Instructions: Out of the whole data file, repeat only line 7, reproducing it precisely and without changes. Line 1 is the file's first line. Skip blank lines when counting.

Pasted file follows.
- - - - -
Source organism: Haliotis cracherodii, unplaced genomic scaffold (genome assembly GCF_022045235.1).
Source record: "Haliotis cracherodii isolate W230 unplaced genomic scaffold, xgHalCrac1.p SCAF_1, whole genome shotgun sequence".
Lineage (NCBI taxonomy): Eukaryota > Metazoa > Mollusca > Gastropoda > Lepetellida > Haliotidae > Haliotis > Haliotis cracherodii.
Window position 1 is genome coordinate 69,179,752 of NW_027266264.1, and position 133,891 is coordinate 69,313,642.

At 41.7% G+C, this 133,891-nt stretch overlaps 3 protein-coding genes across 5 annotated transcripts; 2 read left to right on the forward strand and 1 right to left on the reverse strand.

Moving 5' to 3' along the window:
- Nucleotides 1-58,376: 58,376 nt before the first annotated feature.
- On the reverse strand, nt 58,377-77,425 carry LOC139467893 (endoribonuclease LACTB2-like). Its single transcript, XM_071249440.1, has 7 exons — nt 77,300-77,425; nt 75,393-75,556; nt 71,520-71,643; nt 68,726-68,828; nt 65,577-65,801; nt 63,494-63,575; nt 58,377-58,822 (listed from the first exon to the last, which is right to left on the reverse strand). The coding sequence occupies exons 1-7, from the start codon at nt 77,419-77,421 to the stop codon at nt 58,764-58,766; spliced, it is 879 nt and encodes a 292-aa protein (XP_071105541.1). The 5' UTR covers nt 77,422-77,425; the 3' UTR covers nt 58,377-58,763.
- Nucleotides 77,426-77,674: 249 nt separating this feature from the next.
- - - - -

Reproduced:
- Nucleotides 1-58,376: 58,376 nt before the first annotated feature.